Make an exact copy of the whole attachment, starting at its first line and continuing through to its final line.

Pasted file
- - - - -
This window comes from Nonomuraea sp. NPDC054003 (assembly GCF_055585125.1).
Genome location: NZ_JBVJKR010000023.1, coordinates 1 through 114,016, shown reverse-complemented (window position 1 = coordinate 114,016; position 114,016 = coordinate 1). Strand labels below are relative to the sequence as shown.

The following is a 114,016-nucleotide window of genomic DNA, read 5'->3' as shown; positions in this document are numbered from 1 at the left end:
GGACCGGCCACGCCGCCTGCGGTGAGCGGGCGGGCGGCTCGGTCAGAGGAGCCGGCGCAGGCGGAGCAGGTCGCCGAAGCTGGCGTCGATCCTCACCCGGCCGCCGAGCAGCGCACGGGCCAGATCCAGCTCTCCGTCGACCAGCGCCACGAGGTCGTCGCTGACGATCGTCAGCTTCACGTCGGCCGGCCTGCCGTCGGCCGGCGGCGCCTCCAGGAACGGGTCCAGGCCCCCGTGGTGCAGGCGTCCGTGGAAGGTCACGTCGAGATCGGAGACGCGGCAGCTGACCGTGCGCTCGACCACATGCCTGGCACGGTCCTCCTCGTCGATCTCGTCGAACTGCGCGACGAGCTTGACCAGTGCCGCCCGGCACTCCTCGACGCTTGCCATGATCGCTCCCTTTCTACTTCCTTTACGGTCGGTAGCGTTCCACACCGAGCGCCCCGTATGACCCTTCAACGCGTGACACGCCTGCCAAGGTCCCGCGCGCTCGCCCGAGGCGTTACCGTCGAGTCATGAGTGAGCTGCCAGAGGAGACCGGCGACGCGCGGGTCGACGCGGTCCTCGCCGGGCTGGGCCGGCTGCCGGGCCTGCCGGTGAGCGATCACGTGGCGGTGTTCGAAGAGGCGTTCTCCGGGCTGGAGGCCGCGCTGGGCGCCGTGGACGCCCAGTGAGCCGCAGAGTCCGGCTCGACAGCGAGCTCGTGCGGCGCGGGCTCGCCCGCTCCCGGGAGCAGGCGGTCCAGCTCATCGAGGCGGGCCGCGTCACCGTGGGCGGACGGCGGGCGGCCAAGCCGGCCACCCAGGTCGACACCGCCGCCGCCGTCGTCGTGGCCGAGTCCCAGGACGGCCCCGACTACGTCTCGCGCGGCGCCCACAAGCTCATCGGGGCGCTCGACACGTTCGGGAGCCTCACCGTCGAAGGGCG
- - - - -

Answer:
This window comes from Nonomuraea sp. NPDC054003 (assembly GCF_055585125.1).
Genome location: NZ_JBVJKR010000023.1, coordinates 1 through 114,016, shown reverse-complemented (window position 1 = coordinate 114,016; position 114,016 = coordinate 1). Strand labels below are relative to the sequence as shown.

The following is a 114,016-nucleotide window of genomic DNA, read 5'->3' as shown; positions in this document are numbered from 1 at the left end:
GGACCGGCCACGCCGCCTGCGGTGAGCGGGCGGGCGGCTCGGTCAGAGGAGCCGGCGCAGGCGGAGCAGGTCGCCGAAGCTGGCGTCGATCCTCACCCGGCCGCCGAGCAGCGCACGGGCCAGATCCAGCTCTCCGTCGACCAGCGCCACGAGGTCGTCGCTGACGATCGTCAGCTTCACGTCGGCCGGCCTGCCGTCGGCCGGCGGCGCCTCCAGGAACGGGTCCAGGCCCCCGTGGTGCAGGCGTCCGTGGAAGGTCACGTCGAGATCGGAGACGCGGCAGCTGACCGTGCGCTCGACCACATGCCTGGCACGGTCCTCCTCGTCGATCTCGTCGAACTGCGCGACGAGCTTGACCAGTGCCGCCCGGCACTCCTCGACGCTTGCCATGATCGCTCCCTTTCTACTTCCTTTACGGTCGGTAGCGTTCCACACCGAGCGCCCCGTATGACCCTTCAACGCGTGACACGCCTGCCAAGGTCCCGCGCGCTCGCCCGAGGCGTTACCGTCGAGTCATGAGTGAGCTGCCAGAGGAGACCGGCGACGCGCGGGTCGACGCGGTCCTCGCCGGGCTGGGCCGGCTGCCGGGCCTGCCGGTGAGCGATCACGTGGCGGTGTTCGAAGAGGCGTTCTCCGGGCTGGAGGCCGCGCTGGGCGCCGTGGACGCCCAGTGAGCCGCAGAGTCCGGCTCGACAGCGAGCTCGTGCGGCGCGGGCTCGCCCGCTCCCGGGAGCAGGCGGTCCAGCTCATCGAGGCGGGCCGCGTCACCGTGGGCGGACGGCGGGCGGCCAAGCCGGCCACCCAGGTCGACACCGCCGCCGCCGTCGTCGTGGCCGAGTCCCAGGACGGCCCCGACTACGTCTCGCGCGGCGCCCACAAGCTCATCGGGGCGCTCGACACGTTCGGGAGCCTCACCGTCGAAGGGCG